Album Review: Arctic Monkeys- 'Tranquillity Base Hotel & Casino' (Domino)

Album Review: Arctic Monkeys- 'Tranquillity Base Hotel & Casino' (Domino) Arctic Monkeys return with a solar-eclipsed decopunk masterpiece. In the five years that followed the raw and youthful aggression of their debut Whatever People Say I Am That's What I'm Now (2006), the Arctic Monkey's
Posted: 14 May 2018 Words: Thomas William

Arctic Monkeys return with a solar-eclipsed decopunk masterpiece.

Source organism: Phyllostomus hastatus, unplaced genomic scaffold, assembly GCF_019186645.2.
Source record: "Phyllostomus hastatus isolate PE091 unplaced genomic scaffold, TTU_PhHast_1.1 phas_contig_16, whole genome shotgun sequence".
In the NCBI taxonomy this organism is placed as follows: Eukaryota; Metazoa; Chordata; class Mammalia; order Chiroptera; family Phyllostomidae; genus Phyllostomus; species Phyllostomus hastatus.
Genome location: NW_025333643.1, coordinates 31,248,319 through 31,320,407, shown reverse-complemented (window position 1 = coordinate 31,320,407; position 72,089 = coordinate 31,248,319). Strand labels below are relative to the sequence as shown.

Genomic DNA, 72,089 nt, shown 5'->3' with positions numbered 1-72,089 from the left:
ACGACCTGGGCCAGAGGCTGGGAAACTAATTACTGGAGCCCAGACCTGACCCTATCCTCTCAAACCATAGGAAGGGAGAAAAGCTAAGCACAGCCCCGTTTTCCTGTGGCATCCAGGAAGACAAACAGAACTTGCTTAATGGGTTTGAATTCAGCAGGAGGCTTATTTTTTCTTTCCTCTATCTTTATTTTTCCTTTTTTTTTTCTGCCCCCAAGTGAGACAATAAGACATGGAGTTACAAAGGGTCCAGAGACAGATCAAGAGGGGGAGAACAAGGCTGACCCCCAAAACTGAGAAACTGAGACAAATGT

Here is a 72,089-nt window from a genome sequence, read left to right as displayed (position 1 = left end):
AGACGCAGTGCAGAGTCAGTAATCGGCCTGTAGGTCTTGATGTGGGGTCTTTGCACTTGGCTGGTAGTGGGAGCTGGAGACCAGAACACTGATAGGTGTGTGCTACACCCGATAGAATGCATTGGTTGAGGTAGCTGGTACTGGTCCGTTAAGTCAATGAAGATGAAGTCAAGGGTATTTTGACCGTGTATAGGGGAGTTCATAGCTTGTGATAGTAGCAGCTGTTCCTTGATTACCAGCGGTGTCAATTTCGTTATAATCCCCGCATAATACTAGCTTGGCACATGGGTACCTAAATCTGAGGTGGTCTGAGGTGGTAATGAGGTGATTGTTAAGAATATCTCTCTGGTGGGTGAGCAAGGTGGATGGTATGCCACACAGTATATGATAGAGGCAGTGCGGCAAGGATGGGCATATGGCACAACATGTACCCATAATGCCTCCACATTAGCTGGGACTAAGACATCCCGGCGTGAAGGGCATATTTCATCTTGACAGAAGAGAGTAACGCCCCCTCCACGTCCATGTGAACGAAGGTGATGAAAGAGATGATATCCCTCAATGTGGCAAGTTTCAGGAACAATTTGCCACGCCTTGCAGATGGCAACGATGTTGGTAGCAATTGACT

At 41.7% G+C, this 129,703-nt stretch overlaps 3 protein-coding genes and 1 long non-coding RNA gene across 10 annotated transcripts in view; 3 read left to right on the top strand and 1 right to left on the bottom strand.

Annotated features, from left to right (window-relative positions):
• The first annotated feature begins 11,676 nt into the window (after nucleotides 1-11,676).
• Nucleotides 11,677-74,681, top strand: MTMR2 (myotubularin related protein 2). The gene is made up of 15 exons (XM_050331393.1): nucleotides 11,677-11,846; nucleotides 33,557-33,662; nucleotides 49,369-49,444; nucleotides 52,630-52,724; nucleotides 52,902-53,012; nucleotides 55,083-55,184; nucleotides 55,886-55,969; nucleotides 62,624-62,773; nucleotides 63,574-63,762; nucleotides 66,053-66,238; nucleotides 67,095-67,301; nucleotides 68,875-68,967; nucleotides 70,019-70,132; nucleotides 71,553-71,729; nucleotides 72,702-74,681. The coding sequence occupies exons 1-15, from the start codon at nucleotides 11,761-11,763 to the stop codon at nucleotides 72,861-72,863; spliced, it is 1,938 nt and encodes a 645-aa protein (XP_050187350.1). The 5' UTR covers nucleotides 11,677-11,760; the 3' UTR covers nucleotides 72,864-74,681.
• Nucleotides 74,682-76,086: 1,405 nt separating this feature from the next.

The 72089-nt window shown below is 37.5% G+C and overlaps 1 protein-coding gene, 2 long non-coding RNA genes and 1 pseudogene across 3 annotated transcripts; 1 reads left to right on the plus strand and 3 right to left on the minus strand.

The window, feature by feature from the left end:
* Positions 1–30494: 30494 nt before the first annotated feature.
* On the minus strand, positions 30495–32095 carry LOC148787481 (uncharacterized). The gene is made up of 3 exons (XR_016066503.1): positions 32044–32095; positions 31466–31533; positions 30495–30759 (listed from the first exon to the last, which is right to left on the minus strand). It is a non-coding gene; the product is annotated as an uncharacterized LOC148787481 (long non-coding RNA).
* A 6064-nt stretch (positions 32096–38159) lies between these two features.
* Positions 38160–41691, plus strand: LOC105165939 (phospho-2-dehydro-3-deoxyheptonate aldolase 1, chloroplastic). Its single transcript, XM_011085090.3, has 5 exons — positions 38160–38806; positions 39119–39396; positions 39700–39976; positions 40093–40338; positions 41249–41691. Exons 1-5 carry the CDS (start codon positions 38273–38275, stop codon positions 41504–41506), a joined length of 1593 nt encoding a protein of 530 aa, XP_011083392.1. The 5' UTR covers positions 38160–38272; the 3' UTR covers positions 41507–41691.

In the five years that followed the raw and youthful aggression of their debut Whatever People Say I Am That's What I'm Now (2006), the Arctic Monkey's pressed on to release another three albums in the form of the yet more relentless Favourite Worst Nightmare (2007), the desert rock coated Humbug (2009) and perhaps the most contemporary Suck It and See (2011) in capturing something from everything that preceded it. AM (2013) then seized this formula and amplified it at three times the magnitude to create one of the most definitive albums of the decade through uniquely combining R&B rhythms, stoner rock riffs and an ever more prevalent rockabilly version of Alex Turner who has been in waiting since the day Josh Homme planted a seed fresh from the Palm Desert sand within him. The years that have followed AM's success however, left fans soaking in the anticipation over what card the four-piece from Sheffield would play next. Tranquility Base Hotel & Casino is that card, however calling it a radical departure from their previous grain, as so many critics, have described it so far, would be a somewhat contrived one to make when viewed in the actual context. Whilst the rest of the band cannot be accused of sitting on their laurels, with Matt Helders accepting a place as Iggy Pop's drummer 2015's Post Pop Depression tour for example, it is Alex who has been observed with the most intense intrigue during the hiatus; erupting upon the announcement of a new Last Shadow Puppets album. Everything You've Come to Expect (2016) lived up to its billing insofar as the development of the frontman's rockabilly alter-ego was concerned, with regards to how it celebrates Alex's budding taste for diesel, wax and leather jackets, but very few would have made the prophecy that he would strive to come as close as to wearing the spirit of blue-eyed soul itself along with the figureheads of Elvis, Johnny Cash and Leonard Cohen. One could consider this as a confirmation of the once quiet but artistically brash Northerner finally upping sticks and resetting his roots in Nashville to take a place alongside the other deep warbling voices of Southern state melancholia. This is why, that in spite of the album's potent neo-noir abundance created and maintained by the murky dampened downtempo drum loops and the vintage organ waiting for its cue in the shadows as in 'Four Out Of Five', the term 'radical' should be denied to it. 'Tranquility Base' simply feels, on the first listen, like business as usual for Alex in his individual pursuit to see to his unceasing Mississippi itches as opposed to a collective effort by the band. Apart from 'One Point Perspective', perhaps the only track where Jamie Cook's renowned reverberated harmonic fillers can even be heard, the arrangements are built entirely around the expressionistically-triggered frontman to the extent that the band dynamic is unrecognisable and sometimes completely indistinguishable from the baroque and psychedelic dream pop moments of the Last Shadow Puppets. This is particularly the case with the album's closer, 'The Ultracheese' which would have everything going for it commercially if it were not released several decades after its time. Even so, it remains difficult not to appreciate the solid commitment to perpetuating this nightcap-in-a-wine-cellar theme throughout the course of the album's length. For this, it is worth giving mention to 'Star Treatment' which transmits the sensation of a lone melancholic soul floating endlessly in deep space like Black Sabbath's 'Planet Caravan', and 'Batphone' which like the former, triumphs through the fusion of Nick O'Malley's plump traveling bass line, the lunar-scoped piano and the subtle but salient sci-fi synthesis in evocating this sense of eclipse. The decision to release the album without a promotional single is therefore justified in how it offers the listener the opportunity to fully indulge in its lush and tranquil soundscape without the isolationism of a single release, interrupting the cohesion. The result, is that one cannot help but immerse themselves in enjoying being sat in a smoky decopunk themed lounge with cigars, good whiskey and fine company with background ambience provided by an old cracking up twenties radio; almost like a utopian version of Bioshock. For achieving this prodigious and ethereal vision, Tranquillity Base Hotel & Casino deserves to be commended as extraordinary work of art, if not a left-field masterpiece, for doing what some would regard as the impossible in producing over forty minutes of compelling serenity. This may not be the Arctic Monkeys whom the masses have followed to the hills up to now, but perhaps this is because nobody knew who they were in the first place. Arctic Monkeys- 'Tranquillity Base Hotel & Casino' Photo Credit: Zackery Michael

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